The Eagles: A Fable

Posted: November 22, 2014 in success
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This week I watched a documentary on the Eagles, that great rock-and-roll machine that cranked out the hits and the hopes of the 1970’s.

The Eagles made it to the big time, became one of the best selling bands of all time and then came apart at the relational seams. I find this kind of thing fascinating. Apparently public success for some of us is as hard to handle as public failure.

When publicly successful, some of us tend to suffer a kind of craziness over the public exposure that comes with it. At first our social success creates an astonishing soul energy — we are loved! — but then later, away from the lights, a deep soul deficit may surface. To recover from what is perhaps removed from us by adulation and disapproval we may tend to seek out addictive, harmful solaces.

We brood, and we suffer the angst of the known hero. We suffer foolishness. We may suffer harmful competitions, insane jealousies, massive insecurities, twisted self evaluations. We may complicate concerning our ability to make and sustain our place in the world.

As a result of the pressures public success brings, many people avoid it. They know they can’t handle it. Maybe they can’t. That is perhaps too bad for some, especially those who could survive it and do some amazing things.

To explore this I wrote a modern fable chronicling the rise and fall of the Eagles. In doing this, I invented some new words. This is my attempt at success. I’m not afraid of success. Now I think I’ll go eat!

A Modern Fable

First, there was that pondiferous moment in Los Angeles when it all matriculated and then superwonkified at the Troubadour.

Then there was the exhaustification in London when it didn’t.

And then there is how if you skip to the end it is actually very hard to say what the freakin’ rockstar happened – – the mind-wrestling complications that came with the fore-waiting, the madly intensifying pressure of the creative wars, the wasting psychic metastacision of the alpha male ego and the final terrifying stages of group PTSD.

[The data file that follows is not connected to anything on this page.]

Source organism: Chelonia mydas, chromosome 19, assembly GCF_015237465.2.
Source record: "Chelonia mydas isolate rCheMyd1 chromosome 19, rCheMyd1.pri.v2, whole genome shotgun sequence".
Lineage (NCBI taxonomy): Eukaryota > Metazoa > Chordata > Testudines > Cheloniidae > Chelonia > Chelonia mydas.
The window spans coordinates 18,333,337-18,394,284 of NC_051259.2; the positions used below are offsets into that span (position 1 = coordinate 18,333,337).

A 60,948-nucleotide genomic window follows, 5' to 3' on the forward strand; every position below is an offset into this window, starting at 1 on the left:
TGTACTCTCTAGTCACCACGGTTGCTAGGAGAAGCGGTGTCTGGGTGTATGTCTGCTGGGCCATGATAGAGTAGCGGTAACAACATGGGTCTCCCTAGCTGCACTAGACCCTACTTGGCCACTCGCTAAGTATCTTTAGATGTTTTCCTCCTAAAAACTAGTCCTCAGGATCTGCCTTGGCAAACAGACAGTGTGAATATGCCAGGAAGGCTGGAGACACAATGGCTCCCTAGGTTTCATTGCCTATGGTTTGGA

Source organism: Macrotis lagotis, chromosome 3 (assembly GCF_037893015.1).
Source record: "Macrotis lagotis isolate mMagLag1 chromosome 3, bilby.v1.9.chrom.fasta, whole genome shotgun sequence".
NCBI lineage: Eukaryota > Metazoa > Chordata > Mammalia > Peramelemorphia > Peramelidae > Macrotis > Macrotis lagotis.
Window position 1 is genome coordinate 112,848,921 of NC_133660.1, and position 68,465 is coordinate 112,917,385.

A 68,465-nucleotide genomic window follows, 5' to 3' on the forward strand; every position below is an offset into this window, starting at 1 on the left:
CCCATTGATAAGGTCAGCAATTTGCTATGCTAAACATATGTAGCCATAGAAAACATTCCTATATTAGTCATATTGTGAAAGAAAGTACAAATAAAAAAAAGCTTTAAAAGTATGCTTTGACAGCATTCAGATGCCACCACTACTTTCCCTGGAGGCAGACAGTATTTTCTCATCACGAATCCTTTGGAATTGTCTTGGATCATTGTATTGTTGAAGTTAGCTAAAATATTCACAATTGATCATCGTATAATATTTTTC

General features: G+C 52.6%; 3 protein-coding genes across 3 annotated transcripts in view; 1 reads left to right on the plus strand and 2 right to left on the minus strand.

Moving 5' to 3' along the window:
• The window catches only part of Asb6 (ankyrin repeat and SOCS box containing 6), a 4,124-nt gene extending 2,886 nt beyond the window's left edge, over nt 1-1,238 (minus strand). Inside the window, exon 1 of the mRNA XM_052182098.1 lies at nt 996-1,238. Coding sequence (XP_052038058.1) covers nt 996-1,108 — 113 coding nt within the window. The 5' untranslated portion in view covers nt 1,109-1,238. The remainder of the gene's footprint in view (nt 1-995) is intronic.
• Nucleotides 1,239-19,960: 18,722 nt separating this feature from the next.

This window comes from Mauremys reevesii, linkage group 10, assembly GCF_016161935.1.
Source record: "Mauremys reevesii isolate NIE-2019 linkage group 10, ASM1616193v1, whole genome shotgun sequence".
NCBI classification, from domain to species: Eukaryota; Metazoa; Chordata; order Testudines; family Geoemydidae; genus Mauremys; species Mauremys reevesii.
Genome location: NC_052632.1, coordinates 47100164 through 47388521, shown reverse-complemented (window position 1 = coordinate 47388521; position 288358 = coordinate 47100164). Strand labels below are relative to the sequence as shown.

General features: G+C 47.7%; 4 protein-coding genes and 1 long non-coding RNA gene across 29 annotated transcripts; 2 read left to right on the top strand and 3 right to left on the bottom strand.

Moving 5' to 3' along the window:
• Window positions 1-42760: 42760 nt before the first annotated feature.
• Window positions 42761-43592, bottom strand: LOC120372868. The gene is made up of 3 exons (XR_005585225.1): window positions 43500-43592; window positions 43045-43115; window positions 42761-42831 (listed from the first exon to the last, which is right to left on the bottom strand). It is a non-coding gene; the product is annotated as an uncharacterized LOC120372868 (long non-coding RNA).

If you work under the huge, bright lights, if your own face becomes a series of a thousands dazed smiles, if naked women dance on your stage, if you find yourself running in the halls and vaulting into the waiting cars — the berzerkified, ernifricating cocaine craziness afterwards — just maybe then, you might begin to come unhinged too.

It goes back. From the time he was a little boy, from the time he got his first set of drums, from the moment they first heard him play the electric guitar like he was emptying his soul, from the time they heard him sing, from the instant they saw each other’s id in the Hotel California, the oddishly combinicated way in which they met others who wishified to performicate in public at a world-tour level and the weird chancification whereby they womped into a guy who also had the same mad, mad, insanified vision, how they dug the businessman who thought it all might work if they found their signature soul — it was star-crazy, supercool, madman upsetting!

They literally hissed, hogged and hated each other off the stage.

It can be narrificated and then expliconicated as the inevitable brain-damaging trauma of sudden success, or it can be psycho-differentiated as a mental heart attack, but in reality, at its core, it is about the desoulification that comes from not knowing who you are when they parade you before the adoring masses as who you aren’t.

Later the lead singer said, “We made it, and it ate us.”

If you’d like to read more of my fables, please visit my fables website at

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